© St. Petersburg Times, published March 21, 2003
WASHINGTON -- The Stealth bombers were in the air, ready to strike a building where Iraqi leaders were believed to be hiding, but President Bush hadn't given the green light.
Sitting in the Oval Office with his national security team Wednesday night, Bush was just a few minutes from the 7:15 deadline his generals had set for a decision. After that, it would be difficult for the planes to turn back.
Defense Secretary Donald Rumsfeld had run down the hall to the office of National Security Adviser Condoleezza Rice to speak on a secure phone with Gen. Tommy Franks. Rumsfeld read Franks the president's four-minute speech to make sure it accurately characterized the general's plans.
When Rumsfeld returned, Bush asked his war council if they concurred with the plan. A White House official declined to detail their responses, but Bush apparently got the answers he wanted.
"Let's go," he said.
It was 7:12 p.m.
The events Wednesday, as recounted by senior White House officials, reveal Bush's last-minute preparations. He sought the ideas of his top advisers and U.S. military leaders in the Middle East, but the outcome was never in doubt. The nation was going to war.
Earlier Wednesday, Bush had walked down to the White House Situation Room, the high-tech bunker where he can track world events and talk to military and foreign leaders by secure video lines. The room had a video hookup with Franks, the leader of Central Command, and his deputies in the Persian Gulf region.
Franks, who was at Prince Sultan Air Base in Saudi Arabia, acted as a master of ceremonies and introduced his deputies. They spoke about their plans for the air war, the ground war and the attacks from the sea. The participants included Lt. Gen. Michael P. DeLong, who is leading the operation at CentCom's headquarters at MacDill Air Force Base while Franks is overseas.
The mood was tense as the commanders explained their plans. But when Franks had trouble getting the sound to work properly, Bush broke the tension when he quipped, "Don't worry, Tommy, I haven't lost faith in you."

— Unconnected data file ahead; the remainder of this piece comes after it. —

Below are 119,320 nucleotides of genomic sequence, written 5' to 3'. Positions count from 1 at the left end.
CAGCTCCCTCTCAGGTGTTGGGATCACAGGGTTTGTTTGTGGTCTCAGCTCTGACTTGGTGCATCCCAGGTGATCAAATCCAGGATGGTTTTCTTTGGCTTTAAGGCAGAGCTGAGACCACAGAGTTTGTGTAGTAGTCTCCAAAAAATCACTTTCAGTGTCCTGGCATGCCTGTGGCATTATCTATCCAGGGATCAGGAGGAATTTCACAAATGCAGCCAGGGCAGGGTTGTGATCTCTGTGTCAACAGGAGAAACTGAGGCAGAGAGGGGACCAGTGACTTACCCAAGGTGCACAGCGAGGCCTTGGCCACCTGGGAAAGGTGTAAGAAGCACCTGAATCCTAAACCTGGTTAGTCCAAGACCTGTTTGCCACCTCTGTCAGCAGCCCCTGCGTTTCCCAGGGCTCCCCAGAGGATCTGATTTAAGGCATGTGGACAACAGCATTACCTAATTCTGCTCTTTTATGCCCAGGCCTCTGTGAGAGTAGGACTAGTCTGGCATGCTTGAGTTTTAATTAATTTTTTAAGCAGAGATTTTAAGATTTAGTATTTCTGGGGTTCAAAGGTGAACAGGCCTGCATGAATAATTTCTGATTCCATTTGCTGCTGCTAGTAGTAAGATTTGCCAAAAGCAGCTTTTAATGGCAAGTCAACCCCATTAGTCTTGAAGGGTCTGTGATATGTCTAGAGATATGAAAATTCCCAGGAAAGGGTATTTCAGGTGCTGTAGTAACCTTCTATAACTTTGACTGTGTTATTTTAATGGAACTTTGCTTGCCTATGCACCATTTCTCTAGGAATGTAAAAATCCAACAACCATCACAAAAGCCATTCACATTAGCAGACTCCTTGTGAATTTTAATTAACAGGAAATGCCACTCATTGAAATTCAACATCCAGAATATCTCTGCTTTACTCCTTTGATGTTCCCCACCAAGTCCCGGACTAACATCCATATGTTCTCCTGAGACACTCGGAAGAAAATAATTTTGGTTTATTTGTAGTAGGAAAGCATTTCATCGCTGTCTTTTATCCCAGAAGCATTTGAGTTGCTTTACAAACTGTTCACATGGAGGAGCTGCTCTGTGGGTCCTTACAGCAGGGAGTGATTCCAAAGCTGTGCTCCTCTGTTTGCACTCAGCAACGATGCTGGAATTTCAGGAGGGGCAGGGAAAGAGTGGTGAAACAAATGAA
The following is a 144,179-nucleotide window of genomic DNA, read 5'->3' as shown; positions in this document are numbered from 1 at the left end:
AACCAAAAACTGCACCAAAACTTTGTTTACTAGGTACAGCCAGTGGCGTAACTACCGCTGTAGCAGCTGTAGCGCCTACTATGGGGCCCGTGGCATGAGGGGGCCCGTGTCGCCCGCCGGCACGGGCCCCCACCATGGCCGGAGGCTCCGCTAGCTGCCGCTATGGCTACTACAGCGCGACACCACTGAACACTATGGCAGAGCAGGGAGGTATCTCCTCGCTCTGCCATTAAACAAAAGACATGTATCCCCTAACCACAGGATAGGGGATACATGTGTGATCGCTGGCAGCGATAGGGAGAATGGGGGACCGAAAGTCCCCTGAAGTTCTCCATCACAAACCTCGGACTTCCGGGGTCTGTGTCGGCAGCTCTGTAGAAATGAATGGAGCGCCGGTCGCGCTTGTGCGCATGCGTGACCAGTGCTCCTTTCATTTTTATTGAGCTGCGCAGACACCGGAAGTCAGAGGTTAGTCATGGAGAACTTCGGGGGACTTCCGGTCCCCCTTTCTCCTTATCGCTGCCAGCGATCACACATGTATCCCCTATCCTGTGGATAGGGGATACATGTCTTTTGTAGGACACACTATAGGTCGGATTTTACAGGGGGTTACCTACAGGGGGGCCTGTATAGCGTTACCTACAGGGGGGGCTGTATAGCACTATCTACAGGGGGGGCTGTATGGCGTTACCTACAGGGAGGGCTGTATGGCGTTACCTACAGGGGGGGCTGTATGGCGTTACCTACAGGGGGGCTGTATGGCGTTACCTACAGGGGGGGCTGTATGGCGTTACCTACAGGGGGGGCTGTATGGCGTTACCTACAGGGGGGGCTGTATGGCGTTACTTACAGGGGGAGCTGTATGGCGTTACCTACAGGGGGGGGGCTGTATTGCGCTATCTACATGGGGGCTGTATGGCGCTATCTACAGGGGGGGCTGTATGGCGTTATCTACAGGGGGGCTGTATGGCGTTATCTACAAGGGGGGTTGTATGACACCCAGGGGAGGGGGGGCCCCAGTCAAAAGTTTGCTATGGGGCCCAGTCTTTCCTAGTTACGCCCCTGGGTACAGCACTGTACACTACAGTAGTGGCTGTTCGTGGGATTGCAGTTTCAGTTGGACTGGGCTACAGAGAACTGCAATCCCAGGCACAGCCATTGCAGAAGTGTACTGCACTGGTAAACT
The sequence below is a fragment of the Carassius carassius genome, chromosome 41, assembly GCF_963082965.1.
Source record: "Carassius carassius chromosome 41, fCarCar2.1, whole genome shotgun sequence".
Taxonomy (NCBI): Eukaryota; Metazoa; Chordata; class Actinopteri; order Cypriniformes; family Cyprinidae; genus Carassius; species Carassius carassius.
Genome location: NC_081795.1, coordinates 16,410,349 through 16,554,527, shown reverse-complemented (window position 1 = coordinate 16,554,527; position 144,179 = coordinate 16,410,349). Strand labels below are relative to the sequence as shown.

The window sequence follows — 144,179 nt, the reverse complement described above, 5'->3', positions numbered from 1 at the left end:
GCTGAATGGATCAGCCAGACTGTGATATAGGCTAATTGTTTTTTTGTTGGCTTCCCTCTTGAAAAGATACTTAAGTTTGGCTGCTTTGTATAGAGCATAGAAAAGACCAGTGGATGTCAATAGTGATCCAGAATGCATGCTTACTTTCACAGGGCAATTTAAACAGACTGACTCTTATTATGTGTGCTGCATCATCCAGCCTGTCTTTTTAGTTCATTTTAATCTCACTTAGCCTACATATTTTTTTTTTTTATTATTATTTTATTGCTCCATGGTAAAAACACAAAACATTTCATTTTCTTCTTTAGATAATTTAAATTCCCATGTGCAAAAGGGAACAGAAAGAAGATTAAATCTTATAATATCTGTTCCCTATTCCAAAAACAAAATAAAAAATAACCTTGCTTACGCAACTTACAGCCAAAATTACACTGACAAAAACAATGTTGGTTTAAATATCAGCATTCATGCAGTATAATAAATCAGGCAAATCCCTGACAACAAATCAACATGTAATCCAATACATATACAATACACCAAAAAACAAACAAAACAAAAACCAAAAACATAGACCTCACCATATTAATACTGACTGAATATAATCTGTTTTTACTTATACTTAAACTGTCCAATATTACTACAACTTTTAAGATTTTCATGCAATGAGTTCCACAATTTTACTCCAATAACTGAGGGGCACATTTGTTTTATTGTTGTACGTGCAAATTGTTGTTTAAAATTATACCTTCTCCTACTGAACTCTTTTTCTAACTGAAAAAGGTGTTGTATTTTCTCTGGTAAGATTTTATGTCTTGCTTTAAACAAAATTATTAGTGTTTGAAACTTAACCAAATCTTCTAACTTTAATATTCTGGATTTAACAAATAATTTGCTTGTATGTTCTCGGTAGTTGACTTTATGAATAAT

Bush asked each of Franks' deputies the same two questions: Do you have everything you need to win? Are you comfortable with the strategy?
They did and they were.
Franks summed it up: They were ready to go.
Bush looked through the video camera to his general, 6,000 miles away in Saudi Arabia.
"For the peace of the world and the benefit and freedom of the Iraqi people, I hereby give the order to execute Operation Iraqi Freedom," he said. "May God bless the troops."
Franks replied, "God Bless America."
They saluted each other.
About 61/2 hours later, Bush's national security team assembled in the Oval Office. They kept an open phone line with Franks as they discussed the final plans.
Once Bush gave the okay, with three minutes to spare, he met with chief speechwriter Michael Gerson for a final review of the speech and then went upstairs to have dinner with his wife, Laura.
About 9:45 p.m., reporters and television networks were alerted that he would address the nation in 30 minutes.
When he came downstairs to the private dining room beside the Oval Office, Bush was told it appeared the bombing mission had gone according to plan. The planes were still in stealth mode, zooming back to their bases.
"Let's pray for the pilots," Bush told his aides.
He sat down at his desk while someone brushed his hair, applied makeup and adjusted his lapel. For several minutes, a video feed of his preparations was mistakenly broadcast worldwide by the BBC.
At 10:15, he was ready to go.
He began, "My fellow citizens, at this hour American and coalition forces are in the early stages of military operations to disarm Iraq, to free its people and to defend the world from grave danger."